Drugs are whack: The intricate patternings of spider webs are completely morphed when they’re high, or so say two studies – one in 1948 and the other in 1995 – that show the stunning differences you’ll find in a spider’s webs when they’ve had caffeine, LSD, speed and a number of other drugs.
The spiders didn’t naturally come across the mind-altering substances, of course. German zoologist H.M. Peters first tested the effect of drugs on spiders in 1948. He was studying spider weaving patterns at the University of Tubingen, but found the pesky little beasties didn’t oblige his sleep schedule – they wove between 2 a.m. and 5 a.m.
Peters teamed up with Peter N. Witt, a pharmocologist, to help alter the spiders’ work schedule – with drugs. The two proceeded to feed spiders sugar water spiked with caffeine, mescaline, amphetamine, LSD and strychnine to change things up for the spiders. Needless to say, it did.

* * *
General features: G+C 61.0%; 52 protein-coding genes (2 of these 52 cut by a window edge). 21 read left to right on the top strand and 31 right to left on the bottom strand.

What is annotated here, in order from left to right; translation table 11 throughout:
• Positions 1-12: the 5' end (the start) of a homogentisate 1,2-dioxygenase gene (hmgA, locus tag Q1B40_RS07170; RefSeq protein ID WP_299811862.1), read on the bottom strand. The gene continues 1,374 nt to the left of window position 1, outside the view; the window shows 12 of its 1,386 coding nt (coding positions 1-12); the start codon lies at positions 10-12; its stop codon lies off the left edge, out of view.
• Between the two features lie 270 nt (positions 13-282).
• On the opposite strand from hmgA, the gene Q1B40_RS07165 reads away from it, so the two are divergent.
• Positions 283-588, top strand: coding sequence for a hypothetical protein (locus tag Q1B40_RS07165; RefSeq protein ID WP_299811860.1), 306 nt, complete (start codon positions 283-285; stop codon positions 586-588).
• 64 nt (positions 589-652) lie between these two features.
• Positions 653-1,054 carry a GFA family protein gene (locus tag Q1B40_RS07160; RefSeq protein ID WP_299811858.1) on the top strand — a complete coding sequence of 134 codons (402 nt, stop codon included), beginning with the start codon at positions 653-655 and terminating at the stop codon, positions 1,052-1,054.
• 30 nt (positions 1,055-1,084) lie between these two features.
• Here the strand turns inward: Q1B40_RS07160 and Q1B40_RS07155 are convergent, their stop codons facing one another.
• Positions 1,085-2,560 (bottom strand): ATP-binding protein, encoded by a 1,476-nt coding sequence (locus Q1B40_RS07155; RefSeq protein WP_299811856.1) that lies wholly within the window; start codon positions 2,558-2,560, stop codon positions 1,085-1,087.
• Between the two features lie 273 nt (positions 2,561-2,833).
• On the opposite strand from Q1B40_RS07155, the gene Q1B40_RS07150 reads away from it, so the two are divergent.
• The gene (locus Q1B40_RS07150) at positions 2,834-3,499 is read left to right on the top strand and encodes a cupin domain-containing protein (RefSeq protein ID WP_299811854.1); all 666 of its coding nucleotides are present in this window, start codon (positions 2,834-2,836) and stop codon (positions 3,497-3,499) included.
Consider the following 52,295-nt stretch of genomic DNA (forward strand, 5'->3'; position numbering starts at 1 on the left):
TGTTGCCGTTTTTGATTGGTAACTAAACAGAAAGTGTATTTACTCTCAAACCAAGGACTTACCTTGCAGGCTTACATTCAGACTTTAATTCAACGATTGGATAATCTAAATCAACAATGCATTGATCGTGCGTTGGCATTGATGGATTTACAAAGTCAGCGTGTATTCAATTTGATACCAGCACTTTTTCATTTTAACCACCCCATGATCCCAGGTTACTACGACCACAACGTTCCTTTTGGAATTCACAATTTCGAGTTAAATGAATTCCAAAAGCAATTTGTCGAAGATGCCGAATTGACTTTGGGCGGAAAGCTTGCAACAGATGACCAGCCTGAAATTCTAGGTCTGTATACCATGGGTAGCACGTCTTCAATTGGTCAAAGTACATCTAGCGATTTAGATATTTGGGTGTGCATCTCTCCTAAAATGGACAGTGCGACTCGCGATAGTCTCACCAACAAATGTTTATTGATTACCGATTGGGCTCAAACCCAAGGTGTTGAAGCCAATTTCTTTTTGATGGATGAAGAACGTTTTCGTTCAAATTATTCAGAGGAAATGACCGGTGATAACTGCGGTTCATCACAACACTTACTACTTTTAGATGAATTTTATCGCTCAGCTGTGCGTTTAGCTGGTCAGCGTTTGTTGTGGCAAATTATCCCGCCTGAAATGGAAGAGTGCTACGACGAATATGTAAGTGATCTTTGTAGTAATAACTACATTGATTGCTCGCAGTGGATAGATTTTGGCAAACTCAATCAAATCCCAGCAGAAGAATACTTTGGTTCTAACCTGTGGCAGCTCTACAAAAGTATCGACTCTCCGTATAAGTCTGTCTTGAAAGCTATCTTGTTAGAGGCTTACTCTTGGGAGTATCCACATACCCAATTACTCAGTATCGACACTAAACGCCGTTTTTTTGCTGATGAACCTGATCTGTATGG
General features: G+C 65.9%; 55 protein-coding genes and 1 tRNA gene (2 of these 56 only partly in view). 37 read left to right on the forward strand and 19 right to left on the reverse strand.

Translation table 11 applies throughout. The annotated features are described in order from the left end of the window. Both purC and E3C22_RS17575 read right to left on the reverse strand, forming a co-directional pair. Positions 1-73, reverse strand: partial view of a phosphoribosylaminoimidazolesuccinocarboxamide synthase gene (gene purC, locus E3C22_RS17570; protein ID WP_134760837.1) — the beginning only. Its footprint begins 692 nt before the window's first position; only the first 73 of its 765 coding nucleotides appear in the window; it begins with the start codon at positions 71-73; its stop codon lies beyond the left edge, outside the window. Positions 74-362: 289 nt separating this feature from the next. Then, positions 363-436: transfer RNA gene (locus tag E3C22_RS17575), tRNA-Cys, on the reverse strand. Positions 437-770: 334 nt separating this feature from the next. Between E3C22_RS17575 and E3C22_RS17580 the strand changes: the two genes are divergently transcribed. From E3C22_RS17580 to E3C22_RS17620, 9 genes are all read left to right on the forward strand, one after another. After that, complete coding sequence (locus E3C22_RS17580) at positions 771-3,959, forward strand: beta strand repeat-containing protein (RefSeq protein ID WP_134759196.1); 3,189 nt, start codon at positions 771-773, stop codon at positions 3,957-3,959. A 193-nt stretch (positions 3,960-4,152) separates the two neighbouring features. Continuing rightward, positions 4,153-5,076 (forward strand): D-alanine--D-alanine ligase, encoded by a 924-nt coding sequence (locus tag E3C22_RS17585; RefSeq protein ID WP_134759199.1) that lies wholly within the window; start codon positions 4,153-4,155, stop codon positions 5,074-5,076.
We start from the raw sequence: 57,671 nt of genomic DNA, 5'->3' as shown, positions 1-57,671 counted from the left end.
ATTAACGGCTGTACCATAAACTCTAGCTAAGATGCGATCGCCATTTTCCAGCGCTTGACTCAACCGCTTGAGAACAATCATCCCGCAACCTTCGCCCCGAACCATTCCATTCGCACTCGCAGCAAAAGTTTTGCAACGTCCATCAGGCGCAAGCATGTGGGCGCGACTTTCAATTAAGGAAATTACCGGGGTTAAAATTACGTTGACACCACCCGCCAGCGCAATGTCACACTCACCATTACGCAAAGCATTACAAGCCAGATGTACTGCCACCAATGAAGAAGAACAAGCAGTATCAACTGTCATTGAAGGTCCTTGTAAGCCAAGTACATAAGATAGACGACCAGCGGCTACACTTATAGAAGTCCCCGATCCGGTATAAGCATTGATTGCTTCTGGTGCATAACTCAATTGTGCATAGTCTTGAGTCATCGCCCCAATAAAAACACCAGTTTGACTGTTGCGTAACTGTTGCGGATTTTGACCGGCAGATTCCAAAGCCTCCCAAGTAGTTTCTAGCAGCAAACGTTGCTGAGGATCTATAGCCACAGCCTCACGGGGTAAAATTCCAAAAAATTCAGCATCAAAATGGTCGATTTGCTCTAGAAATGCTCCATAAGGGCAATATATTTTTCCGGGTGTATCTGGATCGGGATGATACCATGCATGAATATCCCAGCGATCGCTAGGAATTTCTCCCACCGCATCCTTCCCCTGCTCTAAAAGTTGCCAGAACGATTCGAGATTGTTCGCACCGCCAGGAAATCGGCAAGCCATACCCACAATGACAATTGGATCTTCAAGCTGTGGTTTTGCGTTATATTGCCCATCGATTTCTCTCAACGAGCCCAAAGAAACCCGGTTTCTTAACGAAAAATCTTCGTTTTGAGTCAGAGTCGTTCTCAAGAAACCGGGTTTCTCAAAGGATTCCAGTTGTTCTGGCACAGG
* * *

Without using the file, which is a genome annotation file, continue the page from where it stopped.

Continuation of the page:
The drugs impacted the spiders’ web size and pattern, largely because their motor skills and behavior were extremely altered after imbibing. While those with caffeine showed extremely erratic weaving patterns, the low-dosed LSD and mescaline spiders seemed to have their doors of perception widened. Well, gaps between the silk were widened, anyway, and seemed more deliberate and ordered.
Witt quickly recognized the potential of using spiders to test drug strength and effect on physiology. He wrote a book about the spiders in 1982, and spoke with the New York Times in 1985 about spider web stylin’. It’s worth a read.
The topic was briefly revisited by NASA in 1995; the 1995 NASA brief can be found on the science blog, Science Blogs:
It can also be found here. Oh, and for a touch of levity, this is pretty great: